A half filled glass isn’t enough

Around fifteen years ago in a parking lot in Kilkenny, Ireland, I saw this stencilled onto the toilet block wall of a restaurant:


This bit of street art has always stayed with me. It’s front and centre in my mind when I’m faced with any decision that involves both money and ethics, and I’m pretty sure I’ve made some major life decisions influenced in no small measure by this snippet of vandalistic wisdom.

 About 5 years into my veterinary career,  at the nadir of my job satisfaction and all round well being as a vet, the thought occurred to me that the same thinking could, and should, also be applied to veterinary science: Don’t love veterinary science – it won’t love you back. Why put your heart into a career that will only repay you by slowly breaking you down? 

It seemed to me that as vets we invested so much of ourselves into veterinary science, and for what? For demanding ungrateful clients and uncooperative animals, for low wages, high stress and a shoddy personal life? What kind of a job is that?! I resented my career choice, dreaded my work days and lived only for weekends and holidays, so I invented the hedgehog approach: roll into work each day with the best of me  safely tucked inside an impenetrable prickly exterior.

You can survive like this for a long time. You may even be successful. But it’s not sustainable, and it’s not necessary.

When we adopt this attitude we go to work saturated with preconceived ideas of how bad it is to be a practicing vet:  how stupid our clients are, how challenging it is to work with animals, and how undervalued we are. We learn this from our peers and our mentors (and we are taught this lesson early on in our careers). We discuss it on social media and lament it over dinner. And then we confirm these beliefs in our day to day work. It’s called confirmation bias: the tendency to search for, interpret, favour and recall information in a way that confirms one’s previously held beliefs, and the rejection of any new information that casts doubt on those beliefs. 

In reality the majority of our work life will consist of routine jobs interspersed with unusual and satisfying cases. We’ll have many success stories  and meet countless happy clients who are grateful for what we do. But life being the way it is and people being people, there will inevitably be unhappy clients, complaints, aggressive animals, mistakes and bad days. Our biassed little brains, with their minds already made up, will forget the mundane and will discount all the good stuff, and instead latch onto the handful of negative experiences. Then it will add this new evidence which supports the belief that it sucks to be a vet to the pre-exisiting sea of negativity, and happily (or miserably!) wallow in the cesspit that it has created for itself.

It took me more than 10 years to realise that this way of thinking is a subconscious choice, but a choice none the less. This also means that you can consciously choose the opposite: you can choose to expect good things. You can lean into every encounter expecting magic, and keep your eyes open so that you recognise when magic does happen. When the inevitable bad things happen you might now just say to yourself “hey, I didn’t like that”, instead of “you see – it’s just as I expected”. And when all those good things do happen: when that client is genuinely thankful or you get a quick cuddle with that pup or that very sick cat starts to eat for the first time in weeks, or a colleague makes you coffee, your mind will now use that experience to confirm your newfound belief that you were right to expect a good day. Luckily confirmation bias works both ways.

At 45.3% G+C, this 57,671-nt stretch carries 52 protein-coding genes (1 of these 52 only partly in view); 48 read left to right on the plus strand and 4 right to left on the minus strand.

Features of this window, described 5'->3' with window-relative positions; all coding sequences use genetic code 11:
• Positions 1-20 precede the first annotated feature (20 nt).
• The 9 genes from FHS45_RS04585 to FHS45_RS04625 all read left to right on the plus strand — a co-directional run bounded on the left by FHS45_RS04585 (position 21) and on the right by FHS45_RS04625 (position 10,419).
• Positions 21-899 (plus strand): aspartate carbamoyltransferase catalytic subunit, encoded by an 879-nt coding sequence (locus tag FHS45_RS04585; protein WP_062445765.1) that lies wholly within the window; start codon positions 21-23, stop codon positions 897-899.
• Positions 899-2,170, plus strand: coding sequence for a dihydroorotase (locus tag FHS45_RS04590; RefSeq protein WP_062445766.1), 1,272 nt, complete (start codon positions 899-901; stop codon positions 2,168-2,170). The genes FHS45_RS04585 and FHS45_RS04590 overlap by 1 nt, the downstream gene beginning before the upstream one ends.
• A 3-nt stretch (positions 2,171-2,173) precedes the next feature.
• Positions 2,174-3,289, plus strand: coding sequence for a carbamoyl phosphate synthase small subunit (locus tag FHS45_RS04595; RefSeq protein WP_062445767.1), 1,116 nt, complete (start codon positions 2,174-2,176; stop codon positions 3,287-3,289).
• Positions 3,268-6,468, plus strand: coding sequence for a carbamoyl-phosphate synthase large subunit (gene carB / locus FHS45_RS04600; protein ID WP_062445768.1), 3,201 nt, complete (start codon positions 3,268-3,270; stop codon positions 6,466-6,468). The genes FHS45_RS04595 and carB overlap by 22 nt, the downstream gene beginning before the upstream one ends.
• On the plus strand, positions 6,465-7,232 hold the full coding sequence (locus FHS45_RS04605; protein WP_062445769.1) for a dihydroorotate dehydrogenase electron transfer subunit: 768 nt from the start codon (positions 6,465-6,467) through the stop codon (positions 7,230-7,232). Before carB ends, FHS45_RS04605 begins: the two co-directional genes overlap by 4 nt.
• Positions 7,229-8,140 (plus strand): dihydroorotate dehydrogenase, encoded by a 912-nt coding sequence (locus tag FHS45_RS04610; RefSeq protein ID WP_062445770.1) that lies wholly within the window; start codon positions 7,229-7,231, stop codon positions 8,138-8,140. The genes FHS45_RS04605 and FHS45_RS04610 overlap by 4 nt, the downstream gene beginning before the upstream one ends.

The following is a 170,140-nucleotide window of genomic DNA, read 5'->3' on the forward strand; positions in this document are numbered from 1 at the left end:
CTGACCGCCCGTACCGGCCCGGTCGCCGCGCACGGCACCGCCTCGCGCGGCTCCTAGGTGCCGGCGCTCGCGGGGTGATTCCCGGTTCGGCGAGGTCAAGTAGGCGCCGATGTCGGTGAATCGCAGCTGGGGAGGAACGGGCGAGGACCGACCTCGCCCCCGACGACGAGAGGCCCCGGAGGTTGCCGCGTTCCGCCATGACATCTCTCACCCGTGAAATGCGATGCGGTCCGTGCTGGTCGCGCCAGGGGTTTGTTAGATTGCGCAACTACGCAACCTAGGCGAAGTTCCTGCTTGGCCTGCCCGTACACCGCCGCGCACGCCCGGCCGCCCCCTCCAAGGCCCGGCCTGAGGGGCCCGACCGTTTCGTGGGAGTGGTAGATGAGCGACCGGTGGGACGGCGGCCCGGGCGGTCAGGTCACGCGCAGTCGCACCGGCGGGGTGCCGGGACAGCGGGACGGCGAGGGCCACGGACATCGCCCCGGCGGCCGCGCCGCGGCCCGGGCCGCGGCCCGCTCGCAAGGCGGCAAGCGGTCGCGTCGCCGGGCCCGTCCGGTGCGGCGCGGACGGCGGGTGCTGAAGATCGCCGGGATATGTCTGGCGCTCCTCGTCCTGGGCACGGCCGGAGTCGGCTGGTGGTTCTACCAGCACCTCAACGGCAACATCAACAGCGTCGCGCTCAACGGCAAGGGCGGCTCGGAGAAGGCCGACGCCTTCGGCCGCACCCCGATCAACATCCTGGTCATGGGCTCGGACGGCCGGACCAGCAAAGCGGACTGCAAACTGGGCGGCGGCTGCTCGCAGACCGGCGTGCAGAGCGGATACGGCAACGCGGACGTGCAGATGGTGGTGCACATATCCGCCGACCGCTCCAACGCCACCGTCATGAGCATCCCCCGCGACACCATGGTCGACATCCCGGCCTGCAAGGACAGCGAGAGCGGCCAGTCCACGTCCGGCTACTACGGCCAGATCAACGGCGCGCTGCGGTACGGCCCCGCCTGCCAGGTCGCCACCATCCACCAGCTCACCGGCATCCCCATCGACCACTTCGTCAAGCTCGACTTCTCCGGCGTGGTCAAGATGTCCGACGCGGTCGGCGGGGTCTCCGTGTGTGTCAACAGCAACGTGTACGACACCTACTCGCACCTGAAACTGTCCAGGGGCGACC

If you love veterinary science – if you decide to love it and put your heart into it completely, it will love you back.

The upshot of this is that your demeanour might change. That permanent scowl that you didn’t even know you had may disappear. You might look forward to that next consult, and eventually some of the people you deal with will start to mirror your attitude. This in turn will make more good things happen, creating a self-fulfilling feedback loop of good vibes.

Once you are out of your negativity rut you will start to identify with clarity which things really do bother you without exaggerating them, and which things you enjoy. You can start looking at ways to actively change your situation: you can gird yourself with extra knowledge about those cases that scare you, you can find and develop your niche so you can do more of what you like and less of what you don’t.  Make sure it’s the right workplace for you. Maybe you like being a vet, but you just don’t like who you work with? In the words of Jordan Peterson: “Consult your resentment. …resentment always means one of two things. Either the resentful person is immature, in which case he or she should shut up, quit whining, and get on with it, or there is tyranny afoot – in which case the person subjugated has a moral obligation to speak up.’

Are you getting enough sleep and exercise? It’s very hard to have the right attitude if you’re neglecting the very basics. Perhaps you actually love your job, but you are simply working too many hours and you’re just tired, and not actually depressed?  When you can be honest with yourself and say hand on heart that your attitude is right, and you’ve changed everything that you can change, and you still hate it, then (and only then ) can you say that maybe this really isn’t what you are meant to be doing.

I still hold firmly to the fiscal wisdom learnt from that Irish toilet wall all those years ago, but these days I believe  that if you ‘love veterinary science if you decide to love it and  put your heart into it completely, it will love you back.’ It might be a slightly twisted kind of love that kicks your ass every now and again, but it’s love none the less.

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